FERC races to impose NERC’s new rules, raising howls of protest in the process.
After pleading with Congress for so many years, and then at last winning the requisite legislative authority to impose mandatory and enforceable standards for electric reliability, to replace its legacy system of voluntary compliance, NERC finds itself at a curious juncture. It wants to slow the transition.
Utilities should plan for U.S.-wide CO2 emissions restrictions that will be more effective than state efforts.
Chuck Chakravarthy and John Rhoads
Utilities need to begin planning for U.S.-wide emissions restrictions that will be more effective than state efforts. Such restrictions are no longer a matter of “if,” but “when.”
Experts predict the top issues that utilities will have to weather this year, and beyond.
Richard Stavros & Michael T. Burr
A soup-to-nuts preview of the next 12 months that touches on spinoffs and interest rates, climate change and New Source Review, the future of nuclear, investor returns, and natural-gas price volatility.
NARUC President James Kerr seeks harmony among an unruly bunch of state regulators.
As NARUC president, James Yancey Kerr II brings a federalist philosophy that emphasizes state and local sovereignty—and consensus among state regulators.
The new transmission siting and permitting policies could be just as messy and unruly as the old ones.
Richard Stavros, Executive Editor
The idea behind the NIETC is a noble one: to help facilitate the construction of badly needed transmission capacity to relieve congestion problems and improve reliability. In fact, the promotion of new infrastructure investment is at the heart of EPACT. But there’s just one problem. The new process for permitting and siting electric transmission under EPACT appears to be as flawed and contentious as it was pre-EPACT.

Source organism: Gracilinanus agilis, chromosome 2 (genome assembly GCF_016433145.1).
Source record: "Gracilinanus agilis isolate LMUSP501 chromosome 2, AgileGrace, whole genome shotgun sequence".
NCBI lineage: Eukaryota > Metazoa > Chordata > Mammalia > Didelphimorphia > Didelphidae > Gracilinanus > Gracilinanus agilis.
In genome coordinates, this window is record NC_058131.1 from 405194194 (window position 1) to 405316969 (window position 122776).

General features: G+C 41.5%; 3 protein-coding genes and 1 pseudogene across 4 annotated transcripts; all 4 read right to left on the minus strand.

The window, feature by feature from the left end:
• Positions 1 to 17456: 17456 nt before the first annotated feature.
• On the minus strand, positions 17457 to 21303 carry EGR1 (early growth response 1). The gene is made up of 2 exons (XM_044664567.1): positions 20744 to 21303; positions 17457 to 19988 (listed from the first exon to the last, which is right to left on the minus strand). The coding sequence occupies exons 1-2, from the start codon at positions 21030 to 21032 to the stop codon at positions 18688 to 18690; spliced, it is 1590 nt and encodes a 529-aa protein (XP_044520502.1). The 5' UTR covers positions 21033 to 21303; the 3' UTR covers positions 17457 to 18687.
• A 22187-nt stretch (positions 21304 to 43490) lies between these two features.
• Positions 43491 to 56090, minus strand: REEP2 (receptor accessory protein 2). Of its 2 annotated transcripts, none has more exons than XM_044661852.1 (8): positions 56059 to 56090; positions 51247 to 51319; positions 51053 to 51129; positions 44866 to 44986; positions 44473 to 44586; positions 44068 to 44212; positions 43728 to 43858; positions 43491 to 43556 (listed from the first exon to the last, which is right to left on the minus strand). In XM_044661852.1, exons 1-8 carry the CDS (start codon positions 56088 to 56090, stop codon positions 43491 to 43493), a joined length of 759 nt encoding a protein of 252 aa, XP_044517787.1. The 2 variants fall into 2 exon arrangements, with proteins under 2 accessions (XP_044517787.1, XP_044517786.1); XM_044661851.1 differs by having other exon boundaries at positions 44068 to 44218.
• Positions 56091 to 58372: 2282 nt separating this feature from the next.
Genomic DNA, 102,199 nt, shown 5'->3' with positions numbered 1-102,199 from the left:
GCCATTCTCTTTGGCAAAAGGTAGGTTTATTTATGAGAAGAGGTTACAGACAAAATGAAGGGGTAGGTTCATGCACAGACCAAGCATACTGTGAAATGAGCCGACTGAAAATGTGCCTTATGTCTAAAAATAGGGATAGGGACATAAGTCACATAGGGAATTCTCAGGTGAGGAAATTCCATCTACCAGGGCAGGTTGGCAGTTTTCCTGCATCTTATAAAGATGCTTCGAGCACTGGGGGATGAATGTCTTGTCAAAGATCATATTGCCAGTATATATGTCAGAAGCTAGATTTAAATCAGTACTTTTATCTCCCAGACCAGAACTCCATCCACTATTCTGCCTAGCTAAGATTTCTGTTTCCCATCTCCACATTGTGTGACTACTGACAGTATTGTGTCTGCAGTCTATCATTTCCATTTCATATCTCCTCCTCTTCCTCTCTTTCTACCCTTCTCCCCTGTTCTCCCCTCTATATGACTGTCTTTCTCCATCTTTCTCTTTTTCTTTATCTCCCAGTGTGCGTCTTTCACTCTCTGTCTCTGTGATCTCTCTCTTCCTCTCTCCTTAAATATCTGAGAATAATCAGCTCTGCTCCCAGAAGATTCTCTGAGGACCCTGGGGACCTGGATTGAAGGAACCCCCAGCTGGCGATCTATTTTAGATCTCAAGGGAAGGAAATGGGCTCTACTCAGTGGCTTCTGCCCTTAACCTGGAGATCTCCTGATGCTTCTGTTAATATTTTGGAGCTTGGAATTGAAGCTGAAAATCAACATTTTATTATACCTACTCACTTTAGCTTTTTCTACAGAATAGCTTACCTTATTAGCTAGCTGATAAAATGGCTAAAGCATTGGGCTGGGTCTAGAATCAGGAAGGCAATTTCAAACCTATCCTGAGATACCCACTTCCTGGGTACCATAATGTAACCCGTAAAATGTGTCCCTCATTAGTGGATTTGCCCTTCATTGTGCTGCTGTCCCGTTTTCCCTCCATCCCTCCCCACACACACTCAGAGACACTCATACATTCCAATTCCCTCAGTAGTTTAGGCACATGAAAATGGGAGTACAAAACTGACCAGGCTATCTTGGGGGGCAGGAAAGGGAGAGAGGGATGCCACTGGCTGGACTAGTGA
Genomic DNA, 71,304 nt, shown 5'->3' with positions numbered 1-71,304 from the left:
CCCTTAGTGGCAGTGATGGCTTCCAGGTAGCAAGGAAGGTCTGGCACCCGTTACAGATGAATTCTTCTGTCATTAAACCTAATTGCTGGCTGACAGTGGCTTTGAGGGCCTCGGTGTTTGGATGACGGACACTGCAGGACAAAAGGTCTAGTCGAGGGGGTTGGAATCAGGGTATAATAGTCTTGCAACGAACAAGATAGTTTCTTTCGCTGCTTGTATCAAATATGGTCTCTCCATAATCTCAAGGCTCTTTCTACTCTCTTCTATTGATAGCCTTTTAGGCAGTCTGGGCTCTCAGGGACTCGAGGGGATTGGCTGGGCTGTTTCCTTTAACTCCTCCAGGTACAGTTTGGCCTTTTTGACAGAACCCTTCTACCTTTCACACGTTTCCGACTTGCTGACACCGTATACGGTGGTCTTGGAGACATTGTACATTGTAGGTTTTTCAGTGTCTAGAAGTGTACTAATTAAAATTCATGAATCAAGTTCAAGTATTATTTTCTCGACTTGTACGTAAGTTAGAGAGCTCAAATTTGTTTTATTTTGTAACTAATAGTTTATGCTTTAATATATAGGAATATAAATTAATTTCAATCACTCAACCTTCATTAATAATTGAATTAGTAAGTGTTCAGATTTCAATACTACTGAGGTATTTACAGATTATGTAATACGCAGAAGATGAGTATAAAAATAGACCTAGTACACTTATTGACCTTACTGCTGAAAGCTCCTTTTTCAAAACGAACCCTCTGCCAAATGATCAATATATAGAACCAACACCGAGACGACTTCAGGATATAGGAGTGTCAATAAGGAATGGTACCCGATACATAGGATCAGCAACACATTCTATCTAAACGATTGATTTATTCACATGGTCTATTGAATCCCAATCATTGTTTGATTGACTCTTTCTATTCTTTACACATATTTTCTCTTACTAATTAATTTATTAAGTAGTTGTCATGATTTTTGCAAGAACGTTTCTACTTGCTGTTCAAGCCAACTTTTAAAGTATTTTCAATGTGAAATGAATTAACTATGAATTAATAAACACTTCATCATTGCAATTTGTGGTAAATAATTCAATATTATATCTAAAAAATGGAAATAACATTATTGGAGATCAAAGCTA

Why the standard market design refuses to die.
Hold on to your hats. The vaunted and vilified “standard market design”, once thought dead and buried, has been resuscitated, with all attendant chaos and rhetoric, but this time in the guise of a new proposal under the code name “open dispatch.” This new construct, as remarkable in its way as Einstein’s theory of indeterminate space and time, declares that electric transmission, long seen as one of a triumvirate of unique and essential utility industry sectors (along with generation and distribution), is little more than a mirage.
Elimination of the utility must-purchase obligation can lead to unanticipated consequences.
The Energy Policy Act of 2005 adds a new section of the Public Utility Regulatory Policies Act (PURPA) of 1978. Section 210(m) of PURPA now provides for the termination of an electric utility’s obligation to purchase energy and capacity from qualifying cogeneration facilities if FERC finds certain conditions are met.
How greenhouse gases and Best Available Control Technology could shape the regulatory landscape—and the environment.
Jonathan S. Martel, Jessica R. Brody, and Kerri L. Stelcen
Two cases involving traditional pollutants and climate change are before the court. In addition to questions about the EPA’s regulatory power, both cases raise critical threshold “jurisdictional” questions about the courts’ role in addressing these issues.
Policymakers are setting sights on new challenges facing utilities.
Utilities in the United States are heading into uncharted territories, and the regulatory landscape is changing accordingly. To learn what it takes to tame this new territory, we spoke with three FERC commissioners, a state regulator, and a Western governor.
Progress has been made, but much work remains along the path to ERO completion.
FERC demonstrated strong leadership in meeting the aggressive timeline set by Congress for establishing the regulatory basis on which the Electric Reliability Organization will be created. But next summer’s peak-demand season is fast approaching. And much more work remains ahead for the industry to finish the job.